I’ve just come across an exceptionally important paper published recently in PLoS Biology by a team of venerable conservation biologists led by the eminent Andy Balmford of the University of Cambridge. My first response was ‘Holy shit’, and now that I contemplate the results further, I can now update that sentiment to ‘Holy shit!’.

Most people reading this blog wouldn’t bother questioning the importance of protected areas for the preservation of biodiversity – for them, it’s a given. While the effectiveness of protected areas globally is highly variable in that regard, there’s little contention among conservationists that we do not yet have enough of them to conserve biodiversity effectively, especially in the oceans that cover some 70% of the planet’s surface.

But that justification isn’t good enough for some people – perhaps even the majority. Even our own myopic, anti-environment political bungler Prime Minister has stated publicly that national parks just ‘lock up‘ areas to the exclusion of much more important things like jobs and income generation. He’s even stated that Australia has ‘too many‘ national parks already, and that timber workers are “the ultimate conservationists“. As I type those words, I can feel the bile accumulating in my throat. Read the rest of this entry »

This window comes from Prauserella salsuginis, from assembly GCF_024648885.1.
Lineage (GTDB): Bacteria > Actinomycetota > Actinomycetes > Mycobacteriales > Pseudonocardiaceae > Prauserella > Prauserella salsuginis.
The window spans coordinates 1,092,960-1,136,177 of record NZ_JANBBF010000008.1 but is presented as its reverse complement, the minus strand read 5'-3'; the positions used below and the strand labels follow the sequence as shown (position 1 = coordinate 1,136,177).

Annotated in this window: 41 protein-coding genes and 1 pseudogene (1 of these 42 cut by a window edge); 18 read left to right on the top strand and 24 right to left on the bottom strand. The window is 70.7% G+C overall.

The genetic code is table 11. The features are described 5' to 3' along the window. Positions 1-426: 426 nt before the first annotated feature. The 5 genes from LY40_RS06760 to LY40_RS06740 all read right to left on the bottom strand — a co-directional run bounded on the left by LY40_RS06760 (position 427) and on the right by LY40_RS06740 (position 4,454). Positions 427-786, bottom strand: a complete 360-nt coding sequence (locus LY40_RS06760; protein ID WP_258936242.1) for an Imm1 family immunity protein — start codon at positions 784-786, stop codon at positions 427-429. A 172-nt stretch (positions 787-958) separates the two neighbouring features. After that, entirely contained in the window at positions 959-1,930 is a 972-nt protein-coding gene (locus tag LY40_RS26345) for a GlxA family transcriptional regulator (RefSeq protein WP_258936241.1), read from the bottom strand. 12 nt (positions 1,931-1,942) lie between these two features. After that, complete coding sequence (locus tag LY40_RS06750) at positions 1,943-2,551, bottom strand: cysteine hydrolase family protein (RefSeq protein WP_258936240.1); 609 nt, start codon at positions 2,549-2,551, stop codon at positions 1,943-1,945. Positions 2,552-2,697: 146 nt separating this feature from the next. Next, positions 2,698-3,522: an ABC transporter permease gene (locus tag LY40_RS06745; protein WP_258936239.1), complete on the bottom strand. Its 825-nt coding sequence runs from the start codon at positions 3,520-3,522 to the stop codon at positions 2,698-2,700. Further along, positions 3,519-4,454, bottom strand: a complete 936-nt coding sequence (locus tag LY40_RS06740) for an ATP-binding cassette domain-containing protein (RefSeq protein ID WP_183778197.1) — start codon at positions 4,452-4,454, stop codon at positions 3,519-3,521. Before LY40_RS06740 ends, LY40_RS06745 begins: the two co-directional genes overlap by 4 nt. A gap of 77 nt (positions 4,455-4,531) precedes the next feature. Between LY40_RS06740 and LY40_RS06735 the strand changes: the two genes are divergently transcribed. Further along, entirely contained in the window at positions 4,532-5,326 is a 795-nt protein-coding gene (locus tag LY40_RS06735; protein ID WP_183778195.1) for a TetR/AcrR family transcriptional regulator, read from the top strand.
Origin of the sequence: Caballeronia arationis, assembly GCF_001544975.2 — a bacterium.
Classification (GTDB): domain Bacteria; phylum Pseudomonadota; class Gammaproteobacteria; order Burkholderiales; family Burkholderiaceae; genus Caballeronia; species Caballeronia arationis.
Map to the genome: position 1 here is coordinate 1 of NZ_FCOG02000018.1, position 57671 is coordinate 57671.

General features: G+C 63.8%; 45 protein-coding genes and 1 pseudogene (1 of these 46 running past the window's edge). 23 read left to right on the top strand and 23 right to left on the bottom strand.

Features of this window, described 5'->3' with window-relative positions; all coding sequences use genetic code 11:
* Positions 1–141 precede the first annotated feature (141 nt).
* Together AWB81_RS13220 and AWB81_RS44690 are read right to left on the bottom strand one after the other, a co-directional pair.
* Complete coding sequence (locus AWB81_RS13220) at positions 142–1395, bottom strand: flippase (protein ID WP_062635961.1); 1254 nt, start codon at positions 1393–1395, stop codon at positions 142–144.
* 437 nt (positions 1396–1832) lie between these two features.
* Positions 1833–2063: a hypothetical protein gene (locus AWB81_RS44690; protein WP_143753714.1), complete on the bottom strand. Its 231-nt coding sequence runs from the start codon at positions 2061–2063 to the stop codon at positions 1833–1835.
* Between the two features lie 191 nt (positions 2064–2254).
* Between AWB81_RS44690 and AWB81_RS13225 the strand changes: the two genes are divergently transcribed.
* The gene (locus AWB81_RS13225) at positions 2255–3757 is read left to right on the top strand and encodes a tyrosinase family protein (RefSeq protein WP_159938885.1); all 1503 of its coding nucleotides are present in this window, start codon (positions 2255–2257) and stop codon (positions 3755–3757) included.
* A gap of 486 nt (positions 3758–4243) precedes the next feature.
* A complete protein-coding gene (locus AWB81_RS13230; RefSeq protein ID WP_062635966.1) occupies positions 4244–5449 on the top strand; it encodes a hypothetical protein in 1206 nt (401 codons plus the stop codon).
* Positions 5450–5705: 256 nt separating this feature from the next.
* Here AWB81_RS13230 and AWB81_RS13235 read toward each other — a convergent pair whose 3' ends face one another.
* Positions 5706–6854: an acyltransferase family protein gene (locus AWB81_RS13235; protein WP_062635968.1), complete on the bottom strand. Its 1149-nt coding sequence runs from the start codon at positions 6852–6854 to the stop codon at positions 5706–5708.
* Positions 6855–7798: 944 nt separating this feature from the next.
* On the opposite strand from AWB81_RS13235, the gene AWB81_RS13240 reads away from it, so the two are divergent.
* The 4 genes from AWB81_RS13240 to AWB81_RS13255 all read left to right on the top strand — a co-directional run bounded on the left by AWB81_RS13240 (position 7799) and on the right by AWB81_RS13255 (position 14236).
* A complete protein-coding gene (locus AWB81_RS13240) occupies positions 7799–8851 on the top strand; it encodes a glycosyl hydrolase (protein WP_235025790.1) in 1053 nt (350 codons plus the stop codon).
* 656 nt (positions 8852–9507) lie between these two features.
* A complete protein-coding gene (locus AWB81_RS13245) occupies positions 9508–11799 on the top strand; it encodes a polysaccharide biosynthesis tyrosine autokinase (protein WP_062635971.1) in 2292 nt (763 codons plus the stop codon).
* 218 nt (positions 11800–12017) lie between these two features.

The Abbott-oir survives another day to wreak more environmental havoc

9 02 2015

The Great Red UnderpantsTone Abbott-oir, easily the most environmentally destructive Prime Minister this country has seen in the modern era, has survived the party room spill for a leadership change. Although 39% of his own Fiberal Party MPs voted to dump him, he remains standing (limping) – for now.

I’ve seen rather a lot lately in the Australian media about the impending spill vote, and the potential political repercussions of a change (or not), but there’s been nearly no mention of what it all means for the continually degrading Australian environment.

As is typical in Australian politics, the environment takes a very distant back seat to the those oh-so-important societal issues like knighthoods, paid parental leave and where to put the next road in Melbourne, so I certainly wasn’t hopeful that a leadership change (or not) would have any positive environmental outcomes. This particular latte-snorting, quinoa-flavoured-pinot-grigio-in-the-artisanal-underpants-pouring, erect-nipple-paper-rubbing environmental scientist has nothing at all to celebrate, even if the no-confidence in The Great Red Underpants is potentially a positive sign. Read the rest of this entry »

When human society breaks down, wildlife suffers

22 01 2015